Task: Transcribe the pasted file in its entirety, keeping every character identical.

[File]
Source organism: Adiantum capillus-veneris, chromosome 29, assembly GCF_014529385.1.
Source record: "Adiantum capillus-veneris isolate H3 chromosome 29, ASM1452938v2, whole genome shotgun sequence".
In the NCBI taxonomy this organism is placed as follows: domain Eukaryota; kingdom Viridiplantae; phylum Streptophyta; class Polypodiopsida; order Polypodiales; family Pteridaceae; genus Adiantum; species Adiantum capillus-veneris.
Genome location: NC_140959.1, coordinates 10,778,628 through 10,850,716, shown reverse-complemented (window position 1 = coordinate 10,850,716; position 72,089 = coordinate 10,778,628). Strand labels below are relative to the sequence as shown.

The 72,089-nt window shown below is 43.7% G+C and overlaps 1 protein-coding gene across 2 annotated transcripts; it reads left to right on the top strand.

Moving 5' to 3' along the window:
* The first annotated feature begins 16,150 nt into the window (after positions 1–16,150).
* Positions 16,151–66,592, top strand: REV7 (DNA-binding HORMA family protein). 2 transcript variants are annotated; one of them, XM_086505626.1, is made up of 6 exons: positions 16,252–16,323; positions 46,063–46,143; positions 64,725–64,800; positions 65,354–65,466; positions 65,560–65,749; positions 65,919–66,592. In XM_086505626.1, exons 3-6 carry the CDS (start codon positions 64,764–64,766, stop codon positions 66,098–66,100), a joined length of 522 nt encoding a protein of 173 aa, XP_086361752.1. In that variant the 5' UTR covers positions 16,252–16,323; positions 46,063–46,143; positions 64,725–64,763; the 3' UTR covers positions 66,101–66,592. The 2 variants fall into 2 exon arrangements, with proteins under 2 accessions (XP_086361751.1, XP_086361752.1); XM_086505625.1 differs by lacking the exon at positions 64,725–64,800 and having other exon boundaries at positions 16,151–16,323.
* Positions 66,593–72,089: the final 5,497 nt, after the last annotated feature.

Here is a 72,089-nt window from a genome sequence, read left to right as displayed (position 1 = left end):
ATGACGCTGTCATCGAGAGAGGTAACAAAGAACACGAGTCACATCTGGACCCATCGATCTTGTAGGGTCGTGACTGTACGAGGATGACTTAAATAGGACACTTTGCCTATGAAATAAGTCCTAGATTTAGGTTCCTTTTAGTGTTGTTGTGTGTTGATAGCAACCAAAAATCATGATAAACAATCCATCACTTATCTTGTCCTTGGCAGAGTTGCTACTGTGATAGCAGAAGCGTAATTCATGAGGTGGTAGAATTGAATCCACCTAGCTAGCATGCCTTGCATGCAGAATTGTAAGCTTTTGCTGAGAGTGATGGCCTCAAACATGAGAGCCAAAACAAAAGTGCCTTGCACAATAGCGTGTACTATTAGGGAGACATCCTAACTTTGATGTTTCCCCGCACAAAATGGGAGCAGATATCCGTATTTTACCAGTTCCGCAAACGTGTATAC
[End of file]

Source organism: Adiantum capillus-veneris, chromosome 29, assembly GCF_014529385.1.
Source record: "Adiantum capillus-veneris isolate H3 chromosome 29, ASM1452938v2, whole genome shotgun sequence".
In the NCBI taxonomy this organism is placed as follows: domain Eukaryota; kingdom Viridiplantae; phylum Streptophyta; class Polypodiopsida; order Polypodiales; family Pteridaceae; genus Adiantum; species Adiantum capillus-veneris.
Genome location: NC_140959.1, coordinates 10,778,628 through 10,850,716, shown reverse-complemented (window position 1 = coordinate 10,850,716; position 72,089 = coordinate 10,778,628). Strand labels below are relative to the sequence as shown.

The 72,089-nt window shown below is 43.7% G+C and overlaps 1 protein-coding gene across 2 annotated transcripts; it reads left to right on the top strand.

Moving 5' to 3' along the window:
* The first annotated feature begins 16,150 nt into the window (after positions 1–16,150).
* Positions 16,151–66,592, top strand: REV7 (DNA-binding HORMA family protein). 2 transcript variants are annotated; one of them, XM_086505626.1, is made up of 6 exons: positions 16,252–16,323; positions 46,063–46,143; positions 64,725–64,800; positions 65,354–65,466; positions 65,560–65,749; positions 65,919–66,592. In XM_086505626.1, exons 3-6 carry the CDS (start codon positions 64,764–64,766, stop codon positions 66,098–66,100), a joined length of 522 nt encoding a protein of 173 aa, XP_086361752.1. In that variant the 5' UTR covers positions 16,252–16,323; positions 46,063–46,143; positions 64,725–64,763; the 3' UTR covers positions 66,101–66,592. The 2 variants fall into 2 exon arrangements, with proteins under 2 accessions (XP_086361751.1, XP_086361752.1); XM_086505625.1 differs by lacking the exon at positions 64,725–64,800 and having other exon boundaries at positions 16,151–16,323.
* Positions 66,593–72,089: the final 5,497 nt, after the last annotated feature.

Here is a 72,089-nt window from a genome sequence, read left to right as displayed (position 1 = left end):
ATGACGCTGTCATCGAGAGAGGTAACAAAGAACACGAGTCACATCTGGACCCATCGATCTTGTAGGGTCGTGACTGTACGAGGATGACTTAAATAGGACACTTTGCCTATGAAATAAGTCCTAGATTTAGGTTCCTTTTAGTGTTGTTGTGTGTTGATAGCAACCAAAAATCATGATAAACAATCCATCACTTATCTTGTCCTTGGCAGAGTTGCTACTGTGATAGCAGAAGCGTAATTCATGAGGTGGTAGAATTGAATCCACCTAGCTAGCATGCCTTGCATGCAGAATTGTAAGCTTTTGCTGAGAGTGATGGCCTCAAACATGAGAGCCAAAACAAAAGTGCCTTGCACAATAGCGTGTACTATTAGGGAGACATCCTAACTTTGATGTTTCCCCGCACAAAATGGGAGCAGATATCCGTATTTTACCAGTTCCGCAAACGTGTATAC